Extreme Tech’s Loyd Case (one of the “final words” on hardware, as far as I’m concerned) has written one of those “list” articles that are entirely geared to provoke discussion. And here I am, discussing it. Bravo.
Case’s topic is Gaming Myths, and the top ten list runs the gamut from contemporary business anaysis (Is the PS3 as doomed as the PC is?) to cultural analysis of who gamers are and what they want.
I’m not sure what I think about Myth 7, “PC Games are too complicated“. Though I’m sure that Case’s line about Windows Solitaire is meant as a joke, his larger point that a game with a good interface can make a sophisticated game easy holds true. (I often draw a distinction between “complex” and “complicated”. The two should not be used interchangeably.)
But then you run into an editorial like this one from snakemeister (yeah, I know…) opining that thanks to strategy guides, many games are designed so that you can’t experience everything without some help. Easter eggs, hidden special items…games aren’t just complicated. They are designed to trick you.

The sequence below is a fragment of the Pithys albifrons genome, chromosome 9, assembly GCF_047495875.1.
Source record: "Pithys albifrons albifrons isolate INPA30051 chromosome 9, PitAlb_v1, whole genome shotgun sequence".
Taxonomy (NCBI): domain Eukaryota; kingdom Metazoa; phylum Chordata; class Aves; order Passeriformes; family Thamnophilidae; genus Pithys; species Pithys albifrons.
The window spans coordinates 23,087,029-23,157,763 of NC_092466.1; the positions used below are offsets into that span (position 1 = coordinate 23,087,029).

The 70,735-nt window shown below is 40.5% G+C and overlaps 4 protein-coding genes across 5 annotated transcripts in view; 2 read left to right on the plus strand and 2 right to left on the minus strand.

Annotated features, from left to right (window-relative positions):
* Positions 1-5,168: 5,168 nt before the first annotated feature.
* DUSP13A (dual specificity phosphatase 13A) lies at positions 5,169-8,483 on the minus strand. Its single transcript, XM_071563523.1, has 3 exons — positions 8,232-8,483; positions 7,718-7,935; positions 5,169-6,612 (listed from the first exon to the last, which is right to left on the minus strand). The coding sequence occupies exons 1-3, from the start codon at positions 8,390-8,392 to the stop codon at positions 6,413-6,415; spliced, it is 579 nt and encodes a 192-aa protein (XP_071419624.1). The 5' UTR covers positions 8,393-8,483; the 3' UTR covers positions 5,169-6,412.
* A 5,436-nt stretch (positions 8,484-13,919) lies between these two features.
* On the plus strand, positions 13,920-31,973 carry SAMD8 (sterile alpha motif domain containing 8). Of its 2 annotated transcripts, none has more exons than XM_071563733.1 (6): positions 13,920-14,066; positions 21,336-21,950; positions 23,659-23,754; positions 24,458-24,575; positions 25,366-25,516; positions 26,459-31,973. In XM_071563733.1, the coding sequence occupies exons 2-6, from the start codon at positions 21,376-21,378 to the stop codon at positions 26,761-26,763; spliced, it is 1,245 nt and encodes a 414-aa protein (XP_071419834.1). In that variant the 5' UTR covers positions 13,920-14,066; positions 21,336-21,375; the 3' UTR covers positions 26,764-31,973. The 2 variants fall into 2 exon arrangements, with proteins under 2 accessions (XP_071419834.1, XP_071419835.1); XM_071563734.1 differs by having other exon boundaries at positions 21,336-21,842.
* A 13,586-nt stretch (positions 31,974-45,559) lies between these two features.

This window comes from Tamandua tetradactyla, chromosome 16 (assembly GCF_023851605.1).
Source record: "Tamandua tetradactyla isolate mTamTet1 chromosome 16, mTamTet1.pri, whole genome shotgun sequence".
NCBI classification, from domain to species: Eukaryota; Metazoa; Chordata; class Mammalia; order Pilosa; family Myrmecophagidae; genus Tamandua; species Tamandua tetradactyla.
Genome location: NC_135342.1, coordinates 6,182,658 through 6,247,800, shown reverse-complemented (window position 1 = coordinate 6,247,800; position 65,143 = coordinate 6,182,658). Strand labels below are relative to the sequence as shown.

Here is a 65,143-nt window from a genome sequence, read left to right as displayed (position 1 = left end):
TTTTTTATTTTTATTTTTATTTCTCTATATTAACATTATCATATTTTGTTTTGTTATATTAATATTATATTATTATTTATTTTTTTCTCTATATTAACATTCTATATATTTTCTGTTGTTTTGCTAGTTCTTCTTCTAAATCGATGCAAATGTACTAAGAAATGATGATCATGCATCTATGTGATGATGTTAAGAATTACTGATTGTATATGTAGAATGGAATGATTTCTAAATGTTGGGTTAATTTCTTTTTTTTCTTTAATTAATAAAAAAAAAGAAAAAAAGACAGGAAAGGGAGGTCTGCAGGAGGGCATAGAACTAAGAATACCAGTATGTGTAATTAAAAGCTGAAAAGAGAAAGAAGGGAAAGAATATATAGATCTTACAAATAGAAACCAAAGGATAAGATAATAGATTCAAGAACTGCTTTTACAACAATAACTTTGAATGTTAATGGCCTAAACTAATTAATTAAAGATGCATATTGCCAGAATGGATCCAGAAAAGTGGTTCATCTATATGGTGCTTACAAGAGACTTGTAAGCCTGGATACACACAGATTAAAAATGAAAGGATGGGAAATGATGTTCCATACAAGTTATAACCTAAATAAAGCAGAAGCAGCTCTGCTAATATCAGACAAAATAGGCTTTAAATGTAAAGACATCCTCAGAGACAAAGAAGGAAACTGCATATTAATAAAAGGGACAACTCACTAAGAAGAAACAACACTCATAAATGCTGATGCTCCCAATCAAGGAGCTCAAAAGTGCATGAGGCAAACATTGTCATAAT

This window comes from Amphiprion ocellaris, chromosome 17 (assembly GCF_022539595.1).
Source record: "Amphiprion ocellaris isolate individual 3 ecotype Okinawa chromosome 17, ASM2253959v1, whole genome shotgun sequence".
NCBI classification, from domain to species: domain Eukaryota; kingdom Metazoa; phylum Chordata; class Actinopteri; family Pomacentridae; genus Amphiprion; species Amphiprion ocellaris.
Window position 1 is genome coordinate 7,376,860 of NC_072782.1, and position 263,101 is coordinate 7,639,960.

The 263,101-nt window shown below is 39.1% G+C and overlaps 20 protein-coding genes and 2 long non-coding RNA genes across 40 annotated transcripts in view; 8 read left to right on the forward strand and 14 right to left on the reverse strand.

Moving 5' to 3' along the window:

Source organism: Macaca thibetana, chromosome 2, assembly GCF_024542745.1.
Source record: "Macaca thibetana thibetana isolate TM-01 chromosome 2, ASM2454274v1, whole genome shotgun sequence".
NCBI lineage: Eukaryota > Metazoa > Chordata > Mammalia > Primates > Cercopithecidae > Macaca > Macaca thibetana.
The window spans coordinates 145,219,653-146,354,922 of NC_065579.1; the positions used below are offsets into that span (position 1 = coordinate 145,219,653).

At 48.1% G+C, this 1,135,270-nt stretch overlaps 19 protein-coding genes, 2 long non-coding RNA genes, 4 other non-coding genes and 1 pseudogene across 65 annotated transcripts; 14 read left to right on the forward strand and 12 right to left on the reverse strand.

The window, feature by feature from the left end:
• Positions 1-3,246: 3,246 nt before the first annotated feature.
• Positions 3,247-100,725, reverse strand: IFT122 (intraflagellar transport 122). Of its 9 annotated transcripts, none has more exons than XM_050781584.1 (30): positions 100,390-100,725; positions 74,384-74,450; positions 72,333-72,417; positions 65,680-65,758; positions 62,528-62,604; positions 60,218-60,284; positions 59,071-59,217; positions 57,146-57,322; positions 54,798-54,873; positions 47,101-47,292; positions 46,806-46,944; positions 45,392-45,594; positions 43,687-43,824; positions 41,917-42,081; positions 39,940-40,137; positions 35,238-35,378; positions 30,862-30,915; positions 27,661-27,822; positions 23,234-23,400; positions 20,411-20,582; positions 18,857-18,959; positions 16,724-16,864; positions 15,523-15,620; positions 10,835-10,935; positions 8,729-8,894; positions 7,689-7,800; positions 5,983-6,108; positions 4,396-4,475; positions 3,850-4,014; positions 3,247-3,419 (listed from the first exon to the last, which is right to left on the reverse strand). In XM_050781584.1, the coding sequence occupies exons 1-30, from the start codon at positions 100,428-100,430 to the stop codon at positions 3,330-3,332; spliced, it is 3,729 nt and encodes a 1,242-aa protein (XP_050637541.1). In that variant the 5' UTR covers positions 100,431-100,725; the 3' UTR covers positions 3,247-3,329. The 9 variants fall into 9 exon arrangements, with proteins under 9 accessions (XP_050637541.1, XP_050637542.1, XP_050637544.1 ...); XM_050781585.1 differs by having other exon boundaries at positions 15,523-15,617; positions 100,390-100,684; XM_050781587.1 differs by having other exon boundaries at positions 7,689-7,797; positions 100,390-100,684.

What does one have to do with the other? Case’s argument that PC games aren’t more complicated than console games isn’t too interesting if console games have also spiralled upward in complication. Though it seems that some people can turn Madden into a learning experience, it can take a lot of time to become good at a particular game.
I’ve written before about Myth 10, what I dubbed Gamer Shame. I think this is a generational thing, but,as Case notes, it isn’t helped by the mocking self-loathing of many gaming media outlets who imply their own readers are nerdish, isolated teens living in a basement surrounded by photos of Stacey Kiebler.